Tuesday, December 15, 2009
Politics and Driving To Work: Different Routes with a Common Goal
“The fish only knows that it lives in the water, after it is already on the river bank. Without our awareness of another world out there, it would never occur to us to change.”
Alright folks. It’s that time of year—time to take stock in where we’ve been, where we are and where we are going.
I am, as most of you know, a devout believer in the notion that we create our future. My mom used to always say, “You’d better be careful what you wish for…because you might just get it.”
Of course, it is a smart and fiscally sound practice, for any organization to take an inventory every one to two years…to see where it’s been, where it is and where it’s going. In the business world this is called a strategic planning retreat. Girls on the Run had its strategic planning retreat with board and staff a few weeks ago. The strategic plan will serve as the map (with coordinates) for our next 1 to 3years.
Lately I feel as if I’ve been on my own personal kind of strategic planning retreat. The world has introduced a number of people that, on first impression, seem to have very oppositional views to those I have held for the last twenty or so years. Their entry into my life carries a mysterious quality with each “hello.” Surely, I must have “invited” these opposing viewpoints into my life for a reason.
But thanks to their persistence and my willingness to enter with an open-mind, I’m discovering that in many instances we are all wishing for the same thing. The desired outcome of our world-view-strategic-plan is the same…it’s the “how to get there’s” that may be different; and even after further discussion and semantically picking apart the words we use to describe the “how to get there’s”--even those often have a similar route. The dots all connect. It’s just the WORDS WE USE that are different.
Digging deeply into how I came to believe what I do in my life, specifically in the political and spiritual realm, has revealed to me that I have, for much of my life, believed in what I’ve been taught by the people around me. I guess that’s pretty obvious. These recent introductions to people outside my typical day-to-day life have revealed to me how much I don’t know…how much I’ve been a victim (for lack of a better word) of my own up-bringing. I’m not in any way suggesting that my up-bringing was lacking. I’ve become the person I am because of it and the life experiences I’ve had since then…but the recent knock-knock-hello-in-there—from people who are far more educated and studied on the topics of spirituality and politics have humbled me, intrigued me and inspired me to learn more, know more and as Brooke, my Girls on the Run (11 year old) friend said to me last week, “Be the boss of my own brain.”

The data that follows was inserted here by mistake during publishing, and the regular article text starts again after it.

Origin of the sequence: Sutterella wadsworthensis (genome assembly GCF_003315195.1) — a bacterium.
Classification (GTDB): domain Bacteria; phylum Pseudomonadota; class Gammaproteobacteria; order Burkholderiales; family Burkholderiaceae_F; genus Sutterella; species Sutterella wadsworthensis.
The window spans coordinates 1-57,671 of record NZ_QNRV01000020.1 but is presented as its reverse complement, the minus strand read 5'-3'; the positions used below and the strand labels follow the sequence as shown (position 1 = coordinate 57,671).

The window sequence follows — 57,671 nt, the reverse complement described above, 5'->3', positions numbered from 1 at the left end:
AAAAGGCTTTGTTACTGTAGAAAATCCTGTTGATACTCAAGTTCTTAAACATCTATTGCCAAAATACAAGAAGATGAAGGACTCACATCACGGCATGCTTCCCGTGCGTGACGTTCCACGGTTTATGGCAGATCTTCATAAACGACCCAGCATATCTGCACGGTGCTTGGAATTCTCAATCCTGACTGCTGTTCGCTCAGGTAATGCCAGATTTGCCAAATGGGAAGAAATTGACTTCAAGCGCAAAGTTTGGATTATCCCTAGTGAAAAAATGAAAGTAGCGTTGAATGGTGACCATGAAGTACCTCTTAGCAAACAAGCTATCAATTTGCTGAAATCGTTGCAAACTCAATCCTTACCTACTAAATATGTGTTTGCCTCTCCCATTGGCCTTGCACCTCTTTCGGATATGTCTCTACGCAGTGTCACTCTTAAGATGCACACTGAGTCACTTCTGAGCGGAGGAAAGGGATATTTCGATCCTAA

In an effort to become the “Boss of my own Brain” I decided to launch a to-do list…a cerebral kind of checklist that I would engage in the approaching year. Here’s what it looks like:
1. Meditate every morning or at least as many mornings as is possible. I’m going to take at least 20 or more minutes to empty my brain of everything. This is harder than it seems, but I’m going to give it a shot anyway!
2. Research and read five books that give an unbiased overarching portrayal of our nation’s political history and landscape. I want to understand the framework on which the various political parties position their party platforms.
3. Ask a lot of questions of the people in my life. “Explain your viewpoint to me.” “I don’t understand how you came to that conclusion. Please do tell.” Using another one of my Mom’s favorite quotes, I will “Seek first to understand and then be understood.”
4. Take a different route to work every day for the next month. This action will be a physical reminder to me that there are many different ways to any desired goal. I want to experience that on some level, even if it’s just in this small way, everyday.
5. Volunteer (I have limited time I realize) with a population that is unknown to me. I will have absolutely NO preconceived notion for this group of people. I want to base my experience with them solely on the experience. I want to draw conclusions based on what I learn from them…not from established systems, studies and research…but on what I will know…being there. (I’m not sure this is possible, but it’s worth a try.) There have been some opportunities for me to do some alcohol recovery work with women in prison. I think that would be a good place to start.
6. Journal about it all.
In closing, I’m sincerely asking you to help me. Help me figure out other physical, mental and emotional tasks I can add to my to-do list that will push out those notions that I’ve adopted “just because” or “because that’s what I’ve always known, heard, believed” and help me “be the boss of my own brain.”
What do you say? What actions do you take to keep an open-mind? What questions do you ask to fire up untouched and unused neurons in your brain? Come on. Tell me something I don’t know! Awareness awaits!!!
Email me at firstname.lastname@example.org